The Accidental Art of Deception

I went to hear Malcolm Gladwell speak last night about his new book, Talking to Strangers. I must confess, I gave the purchase of the tickets to this event very little thought–not only have I not read the book, I hadn’t even read the blurb about it. I just like Malcolm Gladwell.

I wasn’t disappointed. I’ve never heard him speak at a live event, and he quickly launched into a quirky, charmingly flail-y soliloquy about his writing process. I took notes about his affinity for memoirs of retired mid-level bureaucrats, who fall in the perfect confluence of the “Interesting vs. Constrained” Scale* according to Gladwell’s estimation.

It took a minute for me to gather that he had written a book about deception and miscommunication. The first point he made was how surprisingly easy it is for humans to deceive each other. Perpetrators of massive deceptions are generally not diabolical geniuses (think, Bernie Madoff). Victims of deception are often not naive, sheltered individuals. It’s just as often the dumb but bold liar that pulls the wool over the eyes of a sophisticated and intelligent victim (or victims) with shocking effectiveness.

This illustrates the second point of his talk, and the one that really resonated with me. Evolution doesn’t select for skill in spotting deception, but rather, it selects for trust as our default response to others. The price of being human sometimes is being deceived.

This makes sense as Gladwell describes it. You don’t want to live the experience of the person who is proficient at spotting deception, because it’s likely to indicate you see deception everywhere and happen to get it right from time-to-time. Gladwell tells the story of Harry Markopolos, who was seemingly the only person to spot Madoff’s, in hindsight, obvious fraud. To hear Gladwell tell it, Markopolos was a paranoid kook who slept with a gun because he was convinced the SEC would assassinate him for exposing their failure to properly investigate Madoff.

My personal experience with this idea feels very immediate and close to the surface. I feel acutely aware of my tendency to take other people at face value, despite concrete proof that I’ve had the wool pulled over my own eyes. I feel almost belligerent about it. In a related way, it makes me feel nearly radical about transparency, about preserving other people’s ability to trust me. But that desire for radical transparency is deeply tempered by fear. That’s part of what drives the content of this blog. It reflects the internal conflict I feel; my first instinct is to hide every weakness in a safe, closed box, which wars with my impulse to fling the lid off the box and smash the sides letting every messy part of myself spill out.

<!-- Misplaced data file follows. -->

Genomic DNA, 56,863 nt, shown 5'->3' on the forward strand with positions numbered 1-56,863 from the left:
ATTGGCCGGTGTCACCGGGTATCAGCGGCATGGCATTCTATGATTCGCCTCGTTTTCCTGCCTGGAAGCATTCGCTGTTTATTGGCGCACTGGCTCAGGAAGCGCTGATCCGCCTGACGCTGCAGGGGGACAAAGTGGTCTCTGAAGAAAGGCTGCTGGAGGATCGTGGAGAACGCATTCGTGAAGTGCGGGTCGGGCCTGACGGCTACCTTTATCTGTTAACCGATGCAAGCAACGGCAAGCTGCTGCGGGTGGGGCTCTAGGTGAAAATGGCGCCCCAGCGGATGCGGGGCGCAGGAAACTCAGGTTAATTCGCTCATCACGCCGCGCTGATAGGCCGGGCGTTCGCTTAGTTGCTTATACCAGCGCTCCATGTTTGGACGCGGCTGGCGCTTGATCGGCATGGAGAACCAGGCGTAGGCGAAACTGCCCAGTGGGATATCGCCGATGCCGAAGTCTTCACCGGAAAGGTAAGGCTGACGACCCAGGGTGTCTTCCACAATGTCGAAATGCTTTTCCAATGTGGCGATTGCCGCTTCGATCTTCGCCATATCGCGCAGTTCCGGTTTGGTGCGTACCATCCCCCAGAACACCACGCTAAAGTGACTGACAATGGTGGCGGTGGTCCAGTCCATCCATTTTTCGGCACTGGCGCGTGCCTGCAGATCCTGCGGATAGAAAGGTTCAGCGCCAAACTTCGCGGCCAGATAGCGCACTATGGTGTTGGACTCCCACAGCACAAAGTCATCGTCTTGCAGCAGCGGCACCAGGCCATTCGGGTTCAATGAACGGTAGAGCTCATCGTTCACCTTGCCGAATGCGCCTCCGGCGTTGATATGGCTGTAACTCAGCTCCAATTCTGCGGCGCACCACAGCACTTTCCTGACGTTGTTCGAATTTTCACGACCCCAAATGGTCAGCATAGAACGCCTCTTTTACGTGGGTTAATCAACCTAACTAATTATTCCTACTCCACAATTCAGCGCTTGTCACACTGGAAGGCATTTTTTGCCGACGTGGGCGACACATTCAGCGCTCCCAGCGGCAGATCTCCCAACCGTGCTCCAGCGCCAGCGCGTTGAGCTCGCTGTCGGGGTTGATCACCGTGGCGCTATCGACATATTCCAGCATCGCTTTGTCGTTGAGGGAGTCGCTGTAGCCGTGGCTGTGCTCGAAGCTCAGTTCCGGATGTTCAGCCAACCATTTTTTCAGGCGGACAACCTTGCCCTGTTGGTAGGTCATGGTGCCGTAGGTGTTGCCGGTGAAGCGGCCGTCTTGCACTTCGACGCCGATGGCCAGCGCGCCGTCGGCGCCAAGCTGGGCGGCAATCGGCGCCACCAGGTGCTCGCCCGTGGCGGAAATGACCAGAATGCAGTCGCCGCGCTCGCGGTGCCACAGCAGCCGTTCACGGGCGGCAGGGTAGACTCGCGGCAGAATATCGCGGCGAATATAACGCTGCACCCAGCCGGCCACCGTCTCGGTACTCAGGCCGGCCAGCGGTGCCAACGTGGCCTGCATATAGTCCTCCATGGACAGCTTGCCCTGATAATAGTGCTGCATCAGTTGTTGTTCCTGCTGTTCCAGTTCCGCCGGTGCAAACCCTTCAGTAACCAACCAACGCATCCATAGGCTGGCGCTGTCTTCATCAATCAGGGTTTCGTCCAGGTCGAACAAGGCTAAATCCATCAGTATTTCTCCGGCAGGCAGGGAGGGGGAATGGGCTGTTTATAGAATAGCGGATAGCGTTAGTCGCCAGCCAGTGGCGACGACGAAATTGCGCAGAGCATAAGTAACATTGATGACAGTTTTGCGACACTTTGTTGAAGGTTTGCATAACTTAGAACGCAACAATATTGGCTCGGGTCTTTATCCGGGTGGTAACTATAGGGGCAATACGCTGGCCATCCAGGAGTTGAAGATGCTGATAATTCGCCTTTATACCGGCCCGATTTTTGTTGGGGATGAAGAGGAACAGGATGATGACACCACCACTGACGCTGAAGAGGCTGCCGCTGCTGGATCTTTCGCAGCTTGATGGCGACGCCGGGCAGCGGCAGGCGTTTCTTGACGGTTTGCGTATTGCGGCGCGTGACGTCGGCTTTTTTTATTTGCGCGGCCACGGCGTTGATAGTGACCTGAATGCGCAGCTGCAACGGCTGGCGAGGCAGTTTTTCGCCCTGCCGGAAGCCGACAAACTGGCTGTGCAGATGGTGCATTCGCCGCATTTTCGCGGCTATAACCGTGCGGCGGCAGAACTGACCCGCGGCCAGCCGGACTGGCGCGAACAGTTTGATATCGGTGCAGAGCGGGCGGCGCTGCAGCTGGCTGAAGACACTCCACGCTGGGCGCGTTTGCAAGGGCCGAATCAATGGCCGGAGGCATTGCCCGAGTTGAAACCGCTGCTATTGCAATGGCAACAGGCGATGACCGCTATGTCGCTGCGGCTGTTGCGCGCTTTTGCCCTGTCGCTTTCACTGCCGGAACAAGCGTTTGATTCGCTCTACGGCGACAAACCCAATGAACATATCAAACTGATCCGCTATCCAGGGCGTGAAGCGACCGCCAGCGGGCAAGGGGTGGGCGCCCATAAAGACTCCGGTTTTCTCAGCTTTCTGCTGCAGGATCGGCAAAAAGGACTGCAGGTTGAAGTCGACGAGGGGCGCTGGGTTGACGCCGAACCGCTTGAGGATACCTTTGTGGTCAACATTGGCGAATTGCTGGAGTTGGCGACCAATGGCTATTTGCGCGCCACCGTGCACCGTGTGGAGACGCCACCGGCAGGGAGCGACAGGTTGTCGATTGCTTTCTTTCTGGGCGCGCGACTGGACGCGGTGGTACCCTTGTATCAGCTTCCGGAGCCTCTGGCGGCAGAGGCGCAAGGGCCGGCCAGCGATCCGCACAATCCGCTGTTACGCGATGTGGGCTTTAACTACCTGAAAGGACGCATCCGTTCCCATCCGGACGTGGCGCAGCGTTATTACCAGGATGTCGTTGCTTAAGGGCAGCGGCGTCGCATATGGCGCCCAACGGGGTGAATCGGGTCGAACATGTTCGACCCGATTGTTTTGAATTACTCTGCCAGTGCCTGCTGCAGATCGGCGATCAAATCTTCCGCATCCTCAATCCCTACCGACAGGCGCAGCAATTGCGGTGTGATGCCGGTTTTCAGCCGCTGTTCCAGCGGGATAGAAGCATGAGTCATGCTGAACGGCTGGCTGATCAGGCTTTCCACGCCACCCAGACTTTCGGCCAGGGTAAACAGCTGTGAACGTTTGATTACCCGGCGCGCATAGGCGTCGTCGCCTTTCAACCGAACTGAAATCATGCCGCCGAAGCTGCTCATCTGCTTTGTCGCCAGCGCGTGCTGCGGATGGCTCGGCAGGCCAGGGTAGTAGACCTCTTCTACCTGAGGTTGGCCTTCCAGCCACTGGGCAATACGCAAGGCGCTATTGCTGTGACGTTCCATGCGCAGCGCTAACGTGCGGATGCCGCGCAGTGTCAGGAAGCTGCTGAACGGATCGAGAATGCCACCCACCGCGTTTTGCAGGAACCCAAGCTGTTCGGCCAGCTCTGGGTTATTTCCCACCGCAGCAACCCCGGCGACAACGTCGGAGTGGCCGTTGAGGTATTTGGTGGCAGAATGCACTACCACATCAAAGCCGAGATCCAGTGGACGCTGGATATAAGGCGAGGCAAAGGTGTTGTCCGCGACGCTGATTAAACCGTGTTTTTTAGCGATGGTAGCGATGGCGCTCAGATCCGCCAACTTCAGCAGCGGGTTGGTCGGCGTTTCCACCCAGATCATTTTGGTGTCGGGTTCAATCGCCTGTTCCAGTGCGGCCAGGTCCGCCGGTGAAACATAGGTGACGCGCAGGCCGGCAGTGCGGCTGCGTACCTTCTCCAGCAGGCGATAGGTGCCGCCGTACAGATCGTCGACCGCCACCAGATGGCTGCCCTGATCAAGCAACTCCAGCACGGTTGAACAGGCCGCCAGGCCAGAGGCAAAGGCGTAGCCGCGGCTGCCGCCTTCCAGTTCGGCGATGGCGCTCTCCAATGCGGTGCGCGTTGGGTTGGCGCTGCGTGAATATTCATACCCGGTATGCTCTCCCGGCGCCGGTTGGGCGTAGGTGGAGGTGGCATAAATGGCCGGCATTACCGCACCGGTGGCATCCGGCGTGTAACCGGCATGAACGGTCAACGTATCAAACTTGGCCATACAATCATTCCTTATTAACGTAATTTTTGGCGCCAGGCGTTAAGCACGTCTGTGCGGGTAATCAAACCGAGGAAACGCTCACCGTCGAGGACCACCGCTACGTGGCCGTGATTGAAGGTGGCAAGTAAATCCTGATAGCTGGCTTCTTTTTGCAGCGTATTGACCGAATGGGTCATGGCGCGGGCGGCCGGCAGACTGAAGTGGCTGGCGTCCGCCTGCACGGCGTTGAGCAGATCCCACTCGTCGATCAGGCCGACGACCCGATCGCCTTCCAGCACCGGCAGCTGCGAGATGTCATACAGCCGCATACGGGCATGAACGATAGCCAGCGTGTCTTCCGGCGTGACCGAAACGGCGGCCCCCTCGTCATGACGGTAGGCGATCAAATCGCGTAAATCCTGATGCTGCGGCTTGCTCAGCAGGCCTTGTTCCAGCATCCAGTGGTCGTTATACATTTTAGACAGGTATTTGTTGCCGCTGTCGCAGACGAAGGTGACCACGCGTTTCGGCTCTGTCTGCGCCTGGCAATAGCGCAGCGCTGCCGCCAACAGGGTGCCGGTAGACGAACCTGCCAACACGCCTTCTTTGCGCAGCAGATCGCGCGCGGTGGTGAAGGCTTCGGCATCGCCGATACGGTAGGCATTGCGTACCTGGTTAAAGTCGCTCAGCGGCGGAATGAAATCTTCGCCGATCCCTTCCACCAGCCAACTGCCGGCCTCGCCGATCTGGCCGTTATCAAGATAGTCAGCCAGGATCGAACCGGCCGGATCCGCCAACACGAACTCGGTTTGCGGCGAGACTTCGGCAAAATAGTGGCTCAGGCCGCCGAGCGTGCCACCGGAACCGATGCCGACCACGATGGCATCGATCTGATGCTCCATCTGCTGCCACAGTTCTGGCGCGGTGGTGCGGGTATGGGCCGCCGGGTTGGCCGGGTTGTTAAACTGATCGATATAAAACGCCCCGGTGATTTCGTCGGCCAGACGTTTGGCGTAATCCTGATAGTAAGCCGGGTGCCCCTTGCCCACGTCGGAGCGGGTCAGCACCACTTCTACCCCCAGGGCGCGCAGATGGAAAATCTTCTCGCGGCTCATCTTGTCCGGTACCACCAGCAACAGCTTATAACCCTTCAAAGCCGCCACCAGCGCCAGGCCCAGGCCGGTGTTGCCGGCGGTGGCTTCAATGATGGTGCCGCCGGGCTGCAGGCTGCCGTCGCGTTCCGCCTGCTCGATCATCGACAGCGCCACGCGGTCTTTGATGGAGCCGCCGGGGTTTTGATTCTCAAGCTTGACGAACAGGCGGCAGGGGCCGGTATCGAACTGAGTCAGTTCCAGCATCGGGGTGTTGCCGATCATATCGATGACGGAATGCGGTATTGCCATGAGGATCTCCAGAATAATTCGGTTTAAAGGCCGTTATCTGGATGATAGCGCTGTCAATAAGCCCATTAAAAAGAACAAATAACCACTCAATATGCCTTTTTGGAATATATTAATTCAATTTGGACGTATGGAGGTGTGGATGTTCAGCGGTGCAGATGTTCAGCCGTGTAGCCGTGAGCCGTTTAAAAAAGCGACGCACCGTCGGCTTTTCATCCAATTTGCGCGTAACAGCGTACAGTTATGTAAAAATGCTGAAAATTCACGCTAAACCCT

In my mind, the one take away is this: Our human experience, our functional human experience, is necessarily premised on the assumption that we can and should trust our fellow humans. Trust flows both ways, and I’m interested in continuing to challenge myself to trust when it’s hard, and earn trust when it’s even harder.

*Imagine a graph which has “Interesting” on the vertical axis and “Constrained” on the horizontal axis. The life experience of someone like Barack Obama will be very high on the “Interesting” axis, but also very high on the “Constrained” axis– i.e., he won’t be able to talk about the most interesting of his experiences, so his memoir is not that interesting to Gladwell. Your next door neighbor, for example, will be very unconstrained in telling her life story, but it may not be so interesting. So, again, not such an interesting memoir.

2 thoughts on “The Accidental Art of Deception

  1. jcdad

    “It’s far easier to con someone than it is to convince them they’ve been conned.”

    I wish I could remember where I read this recently. I found it to be a blinding flash of truth and I now see evidence of it daily. Once people have been conned they will even lean toward defending the con-person rather than admit they misplaced their trust.

    Like

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